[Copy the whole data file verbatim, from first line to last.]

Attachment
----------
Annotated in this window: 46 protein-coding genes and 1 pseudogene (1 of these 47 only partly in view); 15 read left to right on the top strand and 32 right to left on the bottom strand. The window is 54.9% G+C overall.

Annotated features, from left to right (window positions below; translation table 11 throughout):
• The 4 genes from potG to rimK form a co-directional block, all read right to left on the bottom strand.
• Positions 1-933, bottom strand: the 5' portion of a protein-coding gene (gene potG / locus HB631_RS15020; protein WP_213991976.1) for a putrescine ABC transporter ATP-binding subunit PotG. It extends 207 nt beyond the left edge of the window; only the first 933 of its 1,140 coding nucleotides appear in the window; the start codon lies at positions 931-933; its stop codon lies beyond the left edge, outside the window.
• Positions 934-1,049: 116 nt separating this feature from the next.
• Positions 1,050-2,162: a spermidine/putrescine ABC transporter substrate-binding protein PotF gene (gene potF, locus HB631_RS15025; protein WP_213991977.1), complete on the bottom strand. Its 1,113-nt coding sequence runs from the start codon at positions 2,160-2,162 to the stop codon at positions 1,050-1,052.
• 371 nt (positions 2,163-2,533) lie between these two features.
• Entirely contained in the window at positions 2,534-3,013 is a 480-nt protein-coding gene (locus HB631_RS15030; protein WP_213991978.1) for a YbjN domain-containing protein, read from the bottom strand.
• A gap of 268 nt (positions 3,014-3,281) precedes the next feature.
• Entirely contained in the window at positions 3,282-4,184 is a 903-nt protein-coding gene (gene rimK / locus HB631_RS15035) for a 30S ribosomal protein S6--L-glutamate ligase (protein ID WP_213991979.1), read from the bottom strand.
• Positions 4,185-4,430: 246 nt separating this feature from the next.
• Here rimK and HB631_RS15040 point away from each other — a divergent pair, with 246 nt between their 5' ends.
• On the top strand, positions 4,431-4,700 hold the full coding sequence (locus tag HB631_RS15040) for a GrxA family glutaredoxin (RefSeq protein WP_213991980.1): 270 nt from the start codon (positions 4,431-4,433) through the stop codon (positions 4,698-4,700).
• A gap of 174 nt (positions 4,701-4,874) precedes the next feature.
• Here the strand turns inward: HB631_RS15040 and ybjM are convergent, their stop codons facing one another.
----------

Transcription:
Annotated in this window: 46 protein-coding genes and 1 pseudogene (1 of these 47 only partly in view); 15 read left to right on the top strand and 32 right to left on the bottom strand. The window is 54.9% G+C overall.

Annotated features, from left to right (window positions below; translation table 11 throughout):
• The 4 genes from potG to rimK form a co-directional block, all read right to left on the bottom strand.
• Positions 1-933, bottom strand: the 5' portion of a protein-coding gene (gene potG / locus HB631_RS15020; protein WP_213991976.1) for a putrescine ABC transporter ATP-binding subunit PotG. It extends 207 nt beyond the left edge of the window; only the first 933 of its 1,140 coding nucleotides appear in the window; the start codon lies at positions 931-933; its stop codon lies beyond the left edge, outside the window.
• Positions 934-1,049: 116 nt separating this feature from the next.
• Positions 1,050-2,162: a spermidine/putrescine ABC transporter substrate-binding protein PotF gene (gene potF, locus HB631_RS15025; protein WP_213991977.1), complete on the bottom strand. Its 1,113-nt coding sequence runs from the start codon at positions 2,160-2,162 to the stop codon at positions 1,050-1,052.
• 371 nt (positions 2,163-2,533) lie between these two features.
• Entirely contained in the window at positions 2,534-3,013 is a 480-nt protein-coding gene (locus HB631_RS15030; protein WP_213991978.1) for a YbjN domain-containing protein, read from the bottom strand.
• A gap of 268 nt (positions 3,014-3,281) precedes the next feature.
• Entirely contained in the window at positions 3,282-4,184 is a 903-nt protein-coding gene (gene rimK / locus HB631_RS15035) for a 30S ribosomal protein S6--L-glutamate ligase (protein ID WP_213991979.1), read from the bottom strand.
• Positions 4,185-4,430: 246 nt separating this feature from the next.
• Here rimK and HB631_RS15040 point away from each other — a divergent pair, with 246 nt between their 5' ends.
• On the top strand, positions 4,431-4,700 hold the full coding sequence (locus tag HB631_RS15040) for a GrxA family glutaredoxin (RefSeq protein WP_213991980.1): 270 nt from the start codon (positions 4,431-4,433) through the stop codon (positions 4,698-4,700).
• A gap of 174 nt (positions 4,701-4,874) precedes the next feature.
• Here the strand turns inward: HB631_RS15040 and ybjM are convergent, their stop codons facing one another.